Hundreds of Muslim ‘No-Go’ Zones Take Root in Europe
Filmmaker recounts harrowing tale of assault in an isolated Islamic neighborhood in Sweden
Filmmaker Ami Horowitz recently encountered the all-too-real brutality to be found in a Muslim “no-go” zone in Sweden.
“When they dragged me into that building, that’s really when I thought, ‘They’re going to end my life here,'” Horowitz told LifeZette. Horowitz painted a vivid picture of the extent of the danger of Muslim no-go zones in Sweden — even the police fear them, he said.
“It’s like when you see a cancer cell that is not causing any harm now, but later on if it is left without intervention it can cause very serious trouble.”
“The rules of engagement are if [police are] chasing a subject, no matter what this guy did, once they cross that threshold [into a Muslim area], they stop pursuit, and if they want to actually go in they have to call an entire armed convoy,” Horowitz said. “There used to be a police station in Rinkeby [another no-go neighborhood that Horowitz visited], and they had to get rid of it,” he noted.
Horowitz recently recounted his whole story in an op-ed published by The Hill.
“While there has been debate regarding the existence of what have been dubbed ‘no-go areas,’ I personally discovered the corporeality of these enclaves when I stepped into the Stockholm neighborhood of Husby,” Horowitz wrote.
As Horowitz noted, liberals love to pretend that Muslim no-go zones — Muslim neighborhoods to which even the authorities are afraid to venture and in which Sharia law is the rule and non-Muslims are attacked on sight — are little more than a figment of paranoid conservative imaginations. But as Horowitz would find out for himself, they are very much a horrifying reality.
“Literally moments after I stepped into the town, a gang of five clearly Islamic men approached my crew, and they attacked me without provocation,” he continued. “They repeatedly punched, kicked and choked me, as a number of bystanders watched. Eventually they dragged me into a building, which at the time I assumed was to finish me off. Once inside the apartment building vestibule, they resumed their vicious attack. But seconds later someone opened an apartment door directly above us, and it luckily spooked them enough to run away,” wrote Horowitz.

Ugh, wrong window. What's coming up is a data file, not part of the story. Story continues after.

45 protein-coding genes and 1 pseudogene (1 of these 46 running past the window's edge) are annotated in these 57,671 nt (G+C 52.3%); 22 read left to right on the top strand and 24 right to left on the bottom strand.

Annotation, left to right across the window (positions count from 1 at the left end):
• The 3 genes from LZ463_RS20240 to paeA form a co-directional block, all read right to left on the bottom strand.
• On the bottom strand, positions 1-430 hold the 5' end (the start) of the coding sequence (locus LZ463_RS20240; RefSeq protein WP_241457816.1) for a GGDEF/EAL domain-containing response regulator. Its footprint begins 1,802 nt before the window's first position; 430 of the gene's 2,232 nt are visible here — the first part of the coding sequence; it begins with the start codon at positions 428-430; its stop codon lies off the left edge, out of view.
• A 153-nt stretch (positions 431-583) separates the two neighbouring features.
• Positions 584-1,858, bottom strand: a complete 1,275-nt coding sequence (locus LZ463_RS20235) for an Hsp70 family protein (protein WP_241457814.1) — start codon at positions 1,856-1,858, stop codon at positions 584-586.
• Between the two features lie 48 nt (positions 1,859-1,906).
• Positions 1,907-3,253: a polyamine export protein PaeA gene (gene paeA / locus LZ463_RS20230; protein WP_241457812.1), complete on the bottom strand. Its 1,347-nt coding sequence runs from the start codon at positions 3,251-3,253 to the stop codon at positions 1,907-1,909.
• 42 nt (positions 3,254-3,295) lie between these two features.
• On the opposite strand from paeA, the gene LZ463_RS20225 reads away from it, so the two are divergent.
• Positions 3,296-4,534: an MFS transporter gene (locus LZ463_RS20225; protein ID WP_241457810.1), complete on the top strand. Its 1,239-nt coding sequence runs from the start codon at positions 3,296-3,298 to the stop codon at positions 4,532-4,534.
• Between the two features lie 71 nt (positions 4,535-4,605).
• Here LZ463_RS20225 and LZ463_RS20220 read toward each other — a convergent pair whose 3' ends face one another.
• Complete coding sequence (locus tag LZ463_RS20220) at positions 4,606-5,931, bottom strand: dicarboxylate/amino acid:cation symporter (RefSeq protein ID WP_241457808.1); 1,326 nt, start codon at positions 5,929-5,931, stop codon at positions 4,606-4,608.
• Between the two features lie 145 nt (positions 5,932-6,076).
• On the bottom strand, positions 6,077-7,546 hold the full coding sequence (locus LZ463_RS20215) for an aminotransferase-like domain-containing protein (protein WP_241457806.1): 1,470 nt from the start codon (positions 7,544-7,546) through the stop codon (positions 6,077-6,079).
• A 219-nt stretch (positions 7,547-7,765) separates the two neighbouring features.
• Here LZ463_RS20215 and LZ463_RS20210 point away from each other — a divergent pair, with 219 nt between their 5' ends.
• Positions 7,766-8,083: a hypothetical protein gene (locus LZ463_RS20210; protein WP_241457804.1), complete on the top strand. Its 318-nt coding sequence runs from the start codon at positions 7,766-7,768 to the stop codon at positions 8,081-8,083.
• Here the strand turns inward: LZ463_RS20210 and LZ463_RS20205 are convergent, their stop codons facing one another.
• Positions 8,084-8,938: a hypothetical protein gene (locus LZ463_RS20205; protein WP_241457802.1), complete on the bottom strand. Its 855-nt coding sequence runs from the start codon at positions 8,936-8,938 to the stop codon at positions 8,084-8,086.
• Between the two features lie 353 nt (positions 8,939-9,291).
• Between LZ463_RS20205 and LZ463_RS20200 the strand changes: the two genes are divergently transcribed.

The truth, however, is that there are neighborhoods like Husby scattered across Europe. These “no-go” areas stand as a damning testament to the utter devastation wrought on Europe by multiculturalism and mass Muslim migration.
While it is nearly impossible to gauge the full extent of the no-go zone problem, it is safe to say there are hundreds of no-go areas scattered throughout Europe. A March 2016 report published by the Hungarian government found 900 areas across Europe.
In France alone, where no-go areas are euphemistically referred to as “zones urbaines sensibles” — sensitive urban zones — the government counts over 750 such zones. In Sweden, the number could be “as high as 50, [but ] the police who I spoke with … estimated there to be about 20-30,” Horowitz said.